The country fell silent yesterday as soldiers, veterans and political leaders joined the Queen in honouring the war dead.
The Queen laid the first wreath at a ceremony at the Cenotaph memorial in London, which was attended by Prime Minister David Cameron, military chiefs, service personnel and thousands of spectators.
In Edinburgh, tributes were led by First Minister Alex Salmond, who joined Scottish Secretary Michael Moore and military staff at the Stone of Remembrance at the City Chambers in Edinburgh. Mr Salmond laid a wreath on behalf of the people of Scotland before attending a service at St Giles' Cathedral.
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Thousands of ceremonies were held yesterday to mark Remembrance Sunday, which fell on Armistice Day.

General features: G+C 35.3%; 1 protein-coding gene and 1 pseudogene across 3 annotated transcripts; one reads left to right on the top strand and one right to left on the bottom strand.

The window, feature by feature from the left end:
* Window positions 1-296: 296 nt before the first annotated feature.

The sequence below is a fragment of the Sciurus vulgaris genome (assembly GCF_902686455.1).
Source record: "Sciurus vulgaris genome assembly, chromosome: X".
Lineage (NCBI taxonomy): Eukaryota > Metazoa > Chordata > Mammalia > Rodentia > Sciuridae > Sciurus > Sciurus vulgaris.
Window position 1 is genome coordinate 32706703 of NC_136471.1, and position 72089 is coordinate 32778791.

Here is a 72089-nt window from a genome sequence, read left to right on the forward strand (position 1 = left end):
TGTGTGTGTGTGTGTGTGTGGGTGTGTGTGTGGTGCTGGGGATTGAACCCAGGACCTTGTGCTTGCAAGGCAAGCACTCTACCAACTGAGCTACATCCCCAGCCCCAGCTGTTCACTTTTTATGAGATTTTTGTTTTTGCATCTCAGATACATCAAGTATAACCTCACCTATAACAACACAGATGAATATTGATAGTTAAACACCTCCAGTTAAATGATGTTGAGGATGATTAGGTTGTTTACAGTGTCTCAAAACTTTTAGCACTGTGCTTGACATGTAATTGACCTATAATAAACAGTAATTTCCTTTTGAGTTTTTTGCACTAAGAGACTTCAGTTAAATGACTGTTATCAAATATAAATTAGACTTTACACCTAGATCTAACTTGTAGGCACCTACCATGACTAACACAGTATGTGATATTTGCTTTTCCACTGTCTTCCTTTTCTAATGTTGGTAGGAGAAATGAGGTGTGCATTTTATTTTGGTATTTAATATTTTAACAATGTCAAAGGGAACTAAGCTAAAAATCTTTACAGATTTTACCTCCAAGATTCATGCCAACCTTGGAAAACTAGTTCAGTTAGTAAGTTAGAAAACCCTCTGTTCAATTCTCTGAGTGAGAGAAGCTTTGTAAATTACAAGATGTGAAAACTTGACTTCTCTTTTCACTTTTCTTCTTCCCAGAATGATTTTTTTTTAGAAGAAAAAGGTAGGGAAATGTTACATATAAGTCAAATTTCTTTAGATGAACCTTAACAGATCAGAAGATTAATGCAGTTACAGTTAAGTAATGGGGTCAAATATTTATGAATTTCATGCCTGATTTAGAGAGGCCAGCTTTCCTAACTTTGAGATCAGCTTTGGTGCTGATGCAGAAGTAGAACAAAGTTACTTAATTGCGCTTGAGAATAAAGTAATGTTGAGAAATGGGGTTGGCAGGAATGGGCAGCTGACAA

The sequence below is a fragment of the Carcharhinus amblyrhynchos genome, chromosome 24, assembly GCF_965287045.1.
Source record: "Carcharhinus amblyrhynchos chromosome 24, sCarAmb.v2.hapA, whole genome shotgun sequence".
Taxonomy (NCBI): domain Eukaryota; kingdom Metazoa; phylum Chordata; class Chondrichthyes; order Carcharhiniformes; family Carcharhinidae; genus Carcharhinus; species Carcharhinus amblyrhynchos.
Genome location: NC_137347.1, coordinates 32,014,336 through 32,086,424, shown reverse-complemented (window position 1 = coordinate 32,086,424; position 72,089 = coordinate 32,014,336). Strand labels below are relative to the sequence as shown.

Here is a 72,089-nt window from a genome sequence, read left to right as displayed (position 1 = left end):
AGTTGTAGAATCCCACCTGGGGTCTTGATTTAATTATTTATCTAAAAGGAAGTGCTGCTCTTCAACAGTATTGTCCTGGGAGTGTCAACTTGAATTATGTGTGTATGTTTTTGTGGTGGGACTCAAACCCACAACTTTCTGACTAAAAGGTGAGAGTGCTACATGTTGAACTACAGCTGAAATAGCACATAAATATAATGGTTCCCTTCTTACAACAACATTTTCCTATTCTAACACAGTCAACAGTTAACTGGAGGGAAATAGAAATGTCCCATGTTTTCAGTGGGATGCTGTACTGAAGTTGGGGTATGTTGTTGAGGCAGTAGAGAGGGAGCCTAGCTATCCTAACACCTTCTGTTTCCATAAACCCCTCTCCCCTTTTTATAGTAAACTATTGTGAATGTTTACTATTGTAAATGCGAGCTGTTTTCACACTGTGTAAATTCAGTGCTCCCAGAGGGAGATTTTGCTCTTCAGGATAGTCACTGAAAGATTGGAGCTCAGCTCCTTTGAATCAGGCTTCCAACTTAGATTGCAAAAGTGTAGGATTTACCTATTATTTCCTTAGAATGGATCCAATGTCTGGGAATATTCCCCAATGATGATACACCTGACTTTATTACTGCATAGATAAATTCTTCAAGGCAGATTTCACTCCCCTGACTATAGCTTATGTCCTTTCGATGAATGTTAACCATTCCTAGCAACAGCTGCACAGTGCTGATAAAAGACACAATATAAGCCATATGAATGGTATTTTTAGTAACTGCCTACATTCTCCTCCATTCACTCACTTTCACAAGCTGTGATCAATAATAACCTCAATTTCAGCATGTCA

Mr Salmond said yesterday was an opportunity for every man, woman and child in Scotland to reflect on the immense sacrifice so many have made to protect our way of life.
"This moment allows us to pay tribute to all of our servicemen and women, past and present, who have laid down their lives in defence of our country," he said.
"It is important that we also remember that today's commemoration is not simply about historical events but also about the sacrifices servicemen and women today continue to make."
At the Cenotaph, a two-minute silence was observed at the stroke of 11. Almost 10,000 ex-servicemen and women marched past the memorial to commemorate their fallen comrades.
There was warm applause from the crowd as the parade marched past the war memorial, inscribed to The Glorious Dead.
The Prince of Wales and Duchess of Cornwall earlier attended a ceremony in Auckland as part of their Jubilee tour of New Zealand. In Northern Ireland, the prime minister of the Republic of Ireland Taoiseach Enda Kenny attended the remembrance service in Enniskillen.
The visit came as the Co Fermanagh town marked the 25th anniversary of the IRA Poppy Day bomb attack, which claimed the lives of 12 people.